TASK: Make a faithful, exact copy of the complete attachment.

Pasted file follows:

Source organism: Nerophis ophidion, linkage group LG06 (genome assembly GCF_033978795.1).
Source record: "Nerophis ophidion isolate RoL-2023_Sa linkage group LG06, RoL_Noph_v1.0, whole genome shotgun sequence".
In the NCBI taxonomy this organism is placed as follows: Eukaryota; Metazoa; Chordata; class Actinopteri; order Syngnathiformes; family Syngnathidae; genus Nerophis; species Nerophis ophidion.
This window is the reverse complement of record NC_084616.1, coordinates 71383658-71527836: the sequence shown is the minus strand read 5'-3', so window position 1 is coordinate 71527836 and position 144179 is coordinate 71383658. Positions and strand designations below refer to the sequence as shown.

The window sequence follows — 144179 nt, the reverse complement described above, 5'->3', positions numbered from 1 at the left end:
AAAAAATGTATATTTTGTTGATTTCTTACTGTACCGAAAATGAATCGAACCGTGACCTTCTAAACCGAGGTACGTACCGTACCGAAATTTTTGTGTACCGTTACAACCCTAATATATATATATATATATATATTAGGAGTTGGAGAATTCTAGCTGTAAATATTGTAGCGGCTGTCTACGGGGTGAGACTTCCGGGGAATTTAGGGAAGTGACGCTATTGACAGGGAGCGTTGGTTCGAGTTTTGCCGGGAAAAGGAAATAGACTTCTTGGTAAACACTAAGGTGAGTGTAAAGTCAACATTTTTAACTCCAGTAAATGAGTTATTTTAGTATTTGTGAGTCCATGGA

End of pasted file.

Source organism: Nerophis ophidion, linkage group LG06 (genome assembly GCF_033978795.1).
Source record: "Nerophis ophidion isolate RoL-2023_Sa linkage group LG06, RoL_Noph_v1.0, whole genome shotgun sequence".
In the NCBI taxonomy this organism is placed as follows: Eukaryota; Metazoa; Chordata; class Actinopteri; order Syngnathiformes; family Syngnathidae; genus Nerophis; species Nerophis ophidion.
This window is the reverse complement of record NC_084616.1, coordinates 71383658-71527836: the sequence shown is the minus strand read 5'-3', so window position 1 is coordinate 71527836 and position 144179 is coordinate 71383658. Positions and strand designations below refer to the sequence as shown.

The window sequence follows — 144179 nt, the reverse complement described above, 5'->3', positions numbered from 1 at the left end:
AAAAAATGTATATTTTGTTGATTTCTTACTGTACCGAAAATGAATCGAACCGTGACCTTCTAAACCGAGGTACGTACCGTACCGAAATTTTTGTGTACCGTTACAACCCTAATATATATATATATATATATATTAGGAGTTGGAGAATTCTAGCTGTAAATATTGTAGCGGCTGTCTACGGGGTGAGACTTCCGGGGAATTTAGGGAAGTGACGCTATTGACAGGGAGCGTTGGTTCGAGTTTTGCCGGGAAAAGGAAATAGACTTCTTGGTAAACACTAAGGTGAGTGTAAAGTCAACATTTTTAACTCCAGTAAATGAGTTATTTTAGTATTTGTGAGTCCATGGA